• in case of a validated signal, does it prove that a stellar companion is detected ?
  • in case the companion is validated, does it satisfy the convention on the "definition" of exoplanets ?

I will show that all these steps raise some problems, sometimes with no solution. I will also discuss the special configuration of "free-floatting" planets. Some pragmatic conclusions and suggestions will be drawn.

PDF - 516.9 ko
Slides Schneider
Talk Schneider

Deriving the most likely stellar properties : Bayesian methods and star count models

by L. Girardi

I will revise methods to derive the masses, ages and evolutionary status of planet-hosting stars, with emphasis on Bayesian methods that employ both the observed properties (photometry, parallaxes, spectroscopy, asteroseismology) and libraries of stellar evolutionary tracks. I will also describe the use (and reliability) of star count models to infer the likely properties of stellar populations observed by a survey.

PDF - 18.1 Mo
Slides Girardi
Talk Girardi

Stellar and planetary evolution

by J. Leconte

PDF - 8.6 Mo
Slides Leconte
Talk Leconte

The Besançon stellar population model of the Galaxy

by C. Reylé & A. Robin

The population synthesis approach aims at assembling together current scenarii of galaxy formation and evolution, theory of stellar formation and evolution, models of stellar atmospheres and dynamical constraints, in order to make a consistent picture explaining currently available observations of different types (photometry, astrometry, spectroscopy) at different wavelengths. In this presentation, I will review the most recent updates of the Besançon Galaxy model and show how it can be used in the framework of planet validation.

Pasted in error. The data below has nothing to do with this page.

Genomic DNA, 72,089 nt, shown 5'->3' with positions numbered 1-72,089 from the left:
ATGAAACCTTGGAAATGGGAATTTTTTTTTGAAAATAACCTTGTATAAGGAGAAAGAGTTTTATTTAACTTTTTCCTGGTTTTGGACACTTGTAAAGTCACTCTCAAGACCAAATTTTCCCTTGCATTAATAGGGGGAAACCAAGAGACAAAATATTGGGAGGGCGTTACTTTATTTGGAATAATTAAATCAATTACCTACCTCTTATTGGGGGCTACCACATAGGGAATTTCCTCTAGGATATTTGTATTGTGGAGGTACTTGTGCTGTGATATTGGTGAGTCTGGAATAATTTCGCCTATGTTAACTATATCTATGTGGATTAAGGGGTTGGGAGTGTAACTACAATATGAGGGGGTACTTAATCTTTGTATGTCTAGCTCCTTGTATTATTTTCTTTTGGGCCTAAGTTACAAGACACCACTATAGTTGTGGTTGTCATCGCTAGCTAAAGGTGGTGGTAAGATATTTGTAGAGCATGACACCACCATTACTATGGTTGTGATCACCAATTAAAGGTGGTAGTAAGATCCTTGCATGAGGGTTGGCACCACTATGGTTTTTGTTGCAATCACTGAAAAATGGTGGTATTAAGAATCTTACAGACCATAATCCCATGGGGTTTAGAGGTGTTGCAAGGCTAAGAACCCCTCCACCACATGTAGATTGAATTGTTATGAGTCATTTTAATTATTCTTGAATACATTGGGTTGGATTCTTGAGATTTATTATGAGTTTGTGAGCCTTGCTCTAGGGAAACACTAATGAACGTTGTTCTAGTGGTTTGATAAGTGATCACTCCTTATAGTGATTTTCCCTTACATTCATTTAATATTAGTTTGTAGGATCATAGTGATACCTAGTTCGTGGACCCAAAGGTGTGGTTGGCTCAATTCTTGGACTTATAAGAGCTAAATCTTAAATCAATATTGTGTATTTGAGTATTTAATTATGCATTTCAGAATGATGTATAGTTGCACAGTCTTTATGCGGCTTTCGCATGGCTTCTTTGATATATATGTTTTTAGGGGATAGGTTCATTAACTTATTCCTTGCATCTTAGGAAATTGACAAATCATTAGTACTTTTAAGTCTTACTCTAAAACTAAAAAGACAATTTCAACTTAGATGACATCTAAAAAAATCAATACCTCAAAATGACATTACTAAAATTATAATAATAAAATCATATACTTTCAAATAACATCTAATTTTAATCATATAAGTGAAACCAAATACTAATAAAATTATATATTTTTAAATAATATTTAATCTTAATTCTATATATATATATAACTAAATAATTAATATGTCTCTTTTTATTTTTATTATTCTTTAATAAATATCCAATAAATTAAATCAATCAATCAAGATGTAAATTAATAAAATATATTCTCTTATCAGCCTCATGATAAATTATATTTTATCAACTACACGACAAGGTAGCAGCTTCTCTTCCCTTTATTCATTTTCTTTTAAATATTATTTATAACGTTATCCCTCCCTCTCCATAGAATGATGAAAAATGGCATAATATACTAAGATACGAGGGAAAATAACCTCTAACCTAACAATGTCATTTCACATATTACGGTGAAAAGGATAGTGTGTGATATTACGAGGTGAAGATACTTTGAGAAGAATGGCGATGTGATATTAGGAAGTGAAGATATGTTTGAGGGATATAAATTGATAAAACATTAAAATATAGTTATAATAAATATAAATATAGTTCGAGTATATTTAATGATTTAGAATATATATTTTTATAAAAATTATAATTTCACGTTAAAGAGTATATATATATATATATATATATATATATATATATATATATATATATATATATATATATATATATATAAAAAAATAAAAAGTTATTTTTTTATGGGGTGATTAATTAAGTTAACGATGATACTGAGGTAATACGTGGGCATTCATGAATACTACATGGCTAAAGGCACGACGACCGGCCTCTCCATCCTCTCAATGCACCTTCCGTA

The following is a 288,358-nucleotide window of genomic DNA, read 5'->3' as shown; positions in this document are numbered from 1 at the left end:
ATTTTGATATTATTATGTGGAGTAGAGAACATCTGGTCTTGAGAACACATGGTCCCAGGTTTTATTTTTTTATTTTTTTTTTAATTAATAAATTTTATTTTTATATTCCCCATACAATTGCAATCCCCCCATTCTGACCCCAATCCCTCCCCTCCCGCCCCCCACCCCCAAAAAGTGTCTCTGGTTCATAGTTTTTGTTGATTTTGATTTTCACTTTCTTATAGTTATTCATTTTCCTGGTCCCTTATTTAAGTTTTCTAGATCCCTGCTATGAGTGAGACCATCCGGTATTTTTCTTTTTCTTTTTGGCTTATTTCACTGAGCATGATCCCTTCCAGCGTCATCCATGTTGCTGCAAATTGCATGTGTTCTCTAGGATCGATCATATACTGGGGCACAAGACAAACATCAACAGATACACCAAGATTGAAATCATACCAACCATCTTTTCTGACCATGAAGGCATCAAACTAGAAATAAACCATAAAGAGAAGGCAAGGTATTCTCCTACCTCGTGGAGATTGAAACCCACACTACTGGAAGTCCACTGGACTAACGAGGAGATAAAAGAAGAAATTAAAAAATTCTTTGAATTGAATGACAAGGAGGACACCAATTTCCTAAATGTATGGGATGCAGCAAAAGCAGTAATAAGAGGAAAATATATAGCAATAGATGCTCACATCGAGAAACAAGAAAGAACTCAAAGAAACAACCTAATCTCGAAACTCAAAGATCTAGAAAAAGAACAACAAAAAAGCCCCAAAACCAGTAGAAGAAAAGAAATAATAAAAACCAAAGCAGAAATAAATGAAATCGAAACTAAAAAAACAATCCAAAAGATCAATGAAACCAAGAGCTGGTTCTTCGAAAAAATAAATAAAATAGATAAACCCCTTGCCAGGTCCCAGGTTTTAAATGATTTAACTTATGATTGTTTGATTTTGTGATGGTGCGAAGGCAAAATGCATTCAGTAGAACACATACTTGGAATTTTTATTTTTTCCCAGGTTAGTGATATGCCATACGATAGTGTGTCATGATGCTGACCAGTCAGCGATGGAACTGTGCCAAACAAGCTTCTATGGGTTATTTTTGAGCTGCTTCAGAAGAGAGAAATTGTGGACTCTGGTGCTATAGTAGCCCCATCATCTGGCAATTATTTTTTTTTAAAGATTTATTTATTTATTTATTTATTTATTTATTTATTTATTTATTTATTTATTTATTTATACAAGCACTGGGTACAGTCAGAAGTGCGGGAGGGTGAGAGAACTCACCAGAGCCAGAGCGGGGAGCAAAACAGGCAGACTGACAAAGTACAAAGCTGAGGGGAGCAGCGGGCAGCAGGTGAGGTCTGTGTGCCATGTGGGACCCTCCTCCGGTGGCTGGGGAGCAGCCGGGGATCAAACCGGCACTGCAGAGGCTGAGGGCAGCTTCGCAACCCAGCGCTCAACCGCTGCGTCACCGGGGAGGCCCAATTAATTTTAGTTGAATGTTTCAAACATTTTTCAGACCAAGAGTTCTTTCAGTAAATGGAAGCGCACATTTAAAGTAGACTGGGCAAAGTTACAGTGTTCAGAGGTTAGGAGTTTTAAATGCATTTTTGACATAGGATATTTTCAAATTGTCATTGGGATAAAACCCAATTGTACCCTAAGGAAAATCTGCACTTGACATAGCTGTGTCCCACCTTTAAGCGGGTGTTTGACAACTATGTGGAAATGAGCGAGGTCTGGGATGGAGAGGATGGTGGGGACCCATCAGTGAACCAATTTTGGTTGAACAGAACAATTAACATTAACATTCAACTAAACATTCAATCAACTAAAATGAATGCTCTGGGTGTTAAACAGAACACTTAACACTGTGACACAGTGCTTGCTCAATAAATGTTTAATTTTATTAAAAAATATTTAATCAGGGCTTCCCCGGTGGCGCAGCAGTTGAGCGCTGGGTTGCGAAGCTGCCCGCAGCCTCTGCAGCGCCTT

PDF - 11.1 Mo
Slides Reylé
Talk Reylé

How planetary statistics and comparisons of theory and observation can assist planet validation

by C. Mordasini, H. Klahr, Y. Alibert, T. Henning & W. Benz

While planet validation is primarily an observational task, there are a number of approaches how planet formation and evolution theory can assist this process. In my talk, I will first give an overview of important planetary statistics and comparisons of theory and observation. I will then address how such studies can assist planet validation for different observational techniques. This includes classical tests of orbital stability with N-body simulations but also the identification of observed mass-radius or mass-luminosity values for a planet candidate that are "impossible" according to theoretical models which, of course, can be incorrect. Finally, one can also ask how likely it is that a planet candidate of given observed properties is real based on theoretical and observational statistical considerations. I will end by discussing the opportunities and limitations of such an approach.

HTML - 28.5 ko
Slides Mordasini
Talk Mordasini

The Mass of KOI-94d and a Relation for Planet Radius, Mass, and Incident Flux

by L. Weiss, G. Marcy, J. Rowe, A. Howard, H. Isaacson, J. Fortney, N. Miller, B.-O. Demory, D. Fischer, E. Adams, A. Dupree, S. Howell, R. Kolbl, J. Johnson, E. Horch, M. Everett, D. Fabrycky & S. Seager